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Learning Disabilities

Children with learning disabilities can succeed when solid coping skills and strategies are developed.

Learning disabilities (LDs) affect one or more of the ways that a person takes in, stores, remembers, or uses information. Between 5 and 10 percent of Canadians have LDs.

LDs are a life-long condition – they do not go away – but can be coped with successfully when solid coping skills and strategies are developed. For example, using areas of strength to compensate and accommodations such as technology.

LDs and their effects are different from child to child, so a child’s pattern of learning abilities needs to be understood in order to find good, effective strategies for compensation.

LDs result from impairments in one or more psychological processes related to perceiving, thinking, remembering or learning. These include, but are not limited to: language processing; phonological processing; visual spatial processing; processing speed; memory and attention; and executive functions (e.g. planning and decision-making). Learning disabilities are specific, not global impairments and as such are distinct from intellectual disabilities.

Learning disabilities range in severity and invariably interfere with the acquisition and use of one or more of the following important skills:

  • oral language (e.g., listening, speaking, understanding)
  • reading (e.g., decoding, comprehension)
  • written language (e.g., spelling, written expression)
  • mathematics (e.g., computation, problem solving)

LDs may also cause difficulties with organizational skills, social perception and social interaction.

LDs are due to genetic, other congenital and/or acquired neurobiological factors. They are not caused by factors such as cultural or language differences, inadequate or inappropriate instruction, socio-economic status or lack of motivation. Any one of these and other factors may, however, compound the impact of learning disabilities. Frequently learning disabilities co-exist with other conditions, including attentional, behavioural and emotional disorders, sensory impairments or other medical conditions.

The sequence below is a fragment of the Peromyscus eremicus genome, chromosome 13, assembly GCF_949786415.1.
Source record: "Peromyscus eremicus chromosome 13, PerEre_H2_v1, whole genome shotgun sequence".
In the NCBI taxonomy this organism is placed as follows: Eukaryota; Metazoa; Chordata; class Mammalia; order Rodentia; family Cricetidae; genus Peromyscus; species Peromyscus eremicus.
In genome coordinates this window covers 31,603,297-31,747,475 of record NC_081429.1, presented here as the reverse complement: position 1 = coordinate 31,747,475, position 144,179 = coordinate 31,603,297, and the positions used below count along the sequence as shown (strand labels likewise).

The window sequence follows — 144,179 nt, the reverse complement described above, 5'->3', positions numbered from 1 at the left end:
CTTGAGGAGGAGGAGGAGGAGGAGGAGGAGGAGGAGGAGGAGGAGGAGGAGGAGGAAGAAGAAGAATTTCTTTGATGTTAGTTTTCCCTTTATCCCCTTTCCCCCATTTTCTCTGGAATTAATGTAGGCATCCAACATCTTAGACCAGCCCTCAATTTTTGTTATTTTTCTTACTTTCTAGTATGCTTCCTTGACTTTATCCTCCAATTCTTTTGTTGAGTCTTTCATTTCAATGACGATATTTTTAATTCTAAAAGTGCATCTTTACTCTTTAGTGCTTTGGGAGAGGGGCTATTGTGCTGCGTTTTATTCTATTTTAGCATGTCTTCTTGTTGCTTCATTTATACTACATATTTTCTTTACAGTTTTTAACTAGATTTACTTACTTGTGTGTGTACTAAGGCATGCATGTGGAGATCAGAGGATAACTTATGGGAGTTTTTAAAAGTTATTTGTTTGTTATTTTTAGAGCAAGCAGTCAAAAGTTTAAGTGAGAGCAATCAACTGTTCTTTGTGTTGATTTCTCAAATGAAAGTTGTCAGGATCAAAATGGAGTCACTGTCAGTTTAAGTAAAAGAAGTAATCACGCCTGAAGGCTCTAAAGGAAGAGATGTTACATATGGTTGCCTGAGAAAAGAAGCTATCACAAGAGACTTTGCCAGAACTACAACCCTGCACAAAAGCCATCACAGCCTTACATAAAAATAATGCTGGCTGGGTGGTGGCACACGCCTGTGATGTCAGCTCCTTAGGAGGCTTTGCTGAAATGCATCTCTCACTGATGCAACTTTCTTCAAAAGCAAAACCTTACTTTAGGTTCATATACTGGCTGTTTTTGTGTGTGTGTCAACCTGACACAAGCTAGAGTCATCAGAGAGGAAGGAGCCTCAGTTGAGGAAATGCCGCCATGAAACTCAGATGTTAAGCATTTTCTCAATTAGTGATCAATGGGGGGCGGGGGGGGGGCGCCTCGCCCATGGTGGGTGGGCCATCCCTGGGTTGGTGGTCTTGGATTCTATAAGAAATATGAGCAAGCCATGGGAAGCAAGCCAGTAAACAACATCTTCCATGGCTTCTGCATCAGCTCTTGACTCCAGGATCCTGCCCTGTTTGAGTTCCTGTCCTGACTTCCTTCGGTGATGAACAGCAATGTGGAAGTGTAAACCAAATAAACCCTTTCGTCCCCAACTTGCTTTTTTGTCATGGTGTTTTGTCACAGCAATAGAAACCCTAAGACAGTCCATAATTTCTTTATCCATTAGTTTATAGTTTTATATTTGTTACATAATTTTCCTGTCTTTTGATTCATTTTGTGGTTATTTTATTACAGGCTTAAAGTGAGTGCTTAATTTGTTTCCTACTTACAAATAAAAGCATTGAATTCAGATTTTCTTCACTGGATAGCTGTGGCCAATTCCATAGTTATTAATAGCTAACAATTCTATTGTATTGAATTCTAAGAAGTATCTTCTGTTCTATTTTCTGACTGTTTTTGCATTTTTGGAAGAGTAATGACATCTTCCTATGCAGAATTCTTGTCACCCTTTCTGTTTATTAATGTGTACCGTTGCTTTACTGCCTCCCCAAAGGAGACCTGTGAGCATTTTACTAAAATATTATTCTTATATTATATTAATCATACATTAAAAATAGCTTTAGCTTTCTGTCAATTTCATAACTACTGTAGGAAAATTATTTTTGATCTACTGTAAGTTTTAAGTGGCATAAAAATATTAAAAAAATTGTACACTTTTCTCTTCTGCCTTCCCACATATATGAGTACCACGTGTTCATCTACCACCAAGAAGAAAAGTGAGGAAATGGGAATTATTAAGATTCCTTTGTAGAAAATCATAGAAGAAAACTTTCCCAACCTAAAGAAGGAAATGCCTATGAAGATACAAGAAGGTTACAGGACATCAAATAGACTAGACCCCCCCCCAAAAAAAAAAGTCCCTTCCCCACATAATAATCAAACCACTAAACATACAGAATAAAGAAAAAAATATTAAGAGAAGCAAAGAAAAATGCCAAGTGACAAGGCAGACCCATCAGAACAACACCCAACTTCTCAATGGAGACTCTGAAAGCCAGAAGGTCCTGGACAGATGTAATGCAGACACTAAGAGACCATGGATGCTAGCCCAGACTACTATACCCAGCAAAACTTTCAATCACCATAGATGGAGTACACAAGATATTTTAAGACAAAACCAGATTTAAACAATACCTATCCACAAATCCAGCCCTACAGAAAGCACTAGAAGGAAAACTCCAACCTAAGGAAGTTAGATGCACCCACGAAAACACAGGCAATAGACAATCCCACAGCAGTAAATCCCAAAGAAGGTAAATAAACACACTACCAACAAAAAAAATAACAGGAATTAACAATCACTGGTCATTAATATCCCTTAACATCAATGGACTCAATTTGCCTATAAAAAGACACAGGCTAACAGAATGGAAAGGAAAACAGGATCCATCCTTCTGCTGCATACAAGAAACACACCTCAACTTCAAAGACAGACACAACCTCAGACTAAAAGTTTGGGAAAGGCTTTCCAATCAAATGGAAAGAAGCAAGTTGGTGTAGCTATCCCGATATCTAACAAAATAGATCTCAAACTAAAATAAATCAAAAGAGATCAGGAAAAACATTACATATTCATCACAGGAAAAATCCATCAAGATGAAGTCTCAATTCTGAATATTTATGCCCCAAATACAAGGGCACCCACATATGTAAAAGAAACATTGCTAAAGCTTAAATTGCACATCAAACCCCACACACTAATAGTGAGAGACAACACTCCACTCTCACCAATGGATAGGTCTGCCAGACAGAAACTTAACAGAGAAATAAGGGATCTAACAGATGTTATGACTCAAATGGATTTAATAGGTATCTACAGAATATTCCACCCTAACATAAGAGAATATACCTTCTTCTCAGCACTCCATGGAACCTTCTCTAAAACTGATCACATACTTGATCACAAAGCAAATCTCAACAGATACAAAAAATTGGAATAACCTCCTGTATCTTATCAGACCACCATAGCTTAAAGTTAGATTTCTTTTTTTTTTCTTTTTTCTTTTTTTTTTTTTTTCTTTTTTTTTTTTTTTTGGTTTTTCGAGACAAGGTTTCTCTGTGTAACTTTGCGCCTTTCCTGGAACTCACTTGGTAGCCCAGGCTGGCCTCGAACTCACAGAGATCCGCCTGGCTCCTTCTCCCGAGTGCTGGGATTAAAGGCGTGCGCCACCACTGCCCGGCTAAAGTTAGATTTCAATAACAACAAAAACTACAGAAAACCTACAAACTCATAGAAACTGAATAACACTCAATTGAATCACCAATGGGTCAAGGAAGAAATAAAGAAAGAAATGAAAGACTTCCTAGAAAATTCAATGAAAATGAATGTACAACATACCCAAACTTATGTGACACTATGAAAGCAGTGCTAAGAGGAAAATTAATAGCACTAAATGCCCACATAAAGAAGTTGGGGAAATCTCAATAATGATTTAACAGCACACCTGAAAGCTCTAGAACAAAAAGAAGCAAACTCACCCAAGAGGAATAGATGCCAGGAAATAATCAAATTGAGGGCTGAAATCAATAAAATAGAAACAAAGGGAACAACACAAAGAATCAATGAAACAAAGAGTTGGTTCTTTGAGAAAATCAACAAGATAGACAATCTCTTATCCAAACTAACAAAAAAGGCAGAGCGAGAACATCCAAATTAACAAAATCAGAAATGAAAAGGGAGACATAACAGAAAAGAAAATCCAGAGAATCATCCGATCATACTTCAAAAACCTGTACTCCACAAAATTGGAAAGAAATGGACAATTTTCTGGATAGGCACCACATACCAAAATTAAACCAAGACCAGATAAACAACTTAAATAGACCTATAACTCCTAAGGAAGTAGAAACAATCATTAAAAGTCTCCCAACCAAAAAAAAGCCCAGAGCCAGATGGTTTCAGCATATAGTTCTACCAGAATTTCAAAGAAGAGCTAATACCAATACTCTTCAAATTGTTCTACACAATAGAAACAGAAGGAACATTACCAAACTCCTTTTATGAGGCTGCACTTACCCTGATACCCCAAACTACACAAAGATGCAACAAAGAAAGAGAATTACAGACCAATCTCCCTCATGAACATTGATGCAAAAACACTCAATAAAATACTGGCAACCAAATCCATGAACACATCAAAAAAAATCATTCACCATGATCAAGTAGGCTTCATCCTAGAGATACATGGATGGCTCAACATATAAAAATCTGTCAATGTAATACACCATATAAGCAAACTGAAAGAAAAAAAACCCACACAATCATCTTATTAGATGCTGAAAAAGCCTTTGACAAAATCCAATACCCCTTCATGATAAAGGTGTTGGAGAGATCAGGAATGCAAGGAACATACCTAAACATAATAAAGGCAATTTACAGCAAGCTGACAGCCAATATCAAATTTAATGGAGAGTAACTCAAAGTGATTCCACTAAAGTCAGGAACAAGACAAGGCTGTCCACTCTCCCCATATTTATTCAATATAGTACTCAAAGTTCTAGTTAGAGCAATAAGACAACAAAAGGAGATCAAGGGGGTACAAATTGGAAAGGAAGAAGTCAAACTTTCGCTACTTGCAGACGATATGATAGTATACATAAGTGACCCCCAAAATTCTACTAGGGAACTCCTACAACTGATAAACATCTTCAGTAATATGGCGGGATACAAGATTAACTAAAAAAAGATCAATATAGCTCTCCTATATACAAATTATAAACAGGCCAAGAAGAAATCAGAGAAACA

For success, persons with learning disabilities require specialized interventions in home, school, community and workplace settings, appropriate to their individual strengths and needs, including:

  • specific skill instruction;
  • the development of compensatory strategies;
  • the development of self-advocacy skills;
  • appropriate accommodations.

Types of Learning Disabilities

LDs take so many forms, and vary in intensity so much, that it is not simple to list them all, but there are some broad categories which they all fall into:

LDs that affect Academics: Difficulties with spelling, reading, listening, focussing, remembering and writing can have an impact on all areas of school subjects.

LDs that affect Organization and Focus: A series of executive functions allow us to do things like plan, predict, organize and focus. LDs that interfere with these things can interfere with how we manage our lives and physical space. ADHD, which does affect executive functions, is coming to be seen as an LD because of this.

LDs that affect Social Life: We learn how to be socially successful, even though we don’t notice that we’re learning. So LDs that make it difficult to interpret facial expressions, body language, or tones of voice can have a real impact on a person’s social life.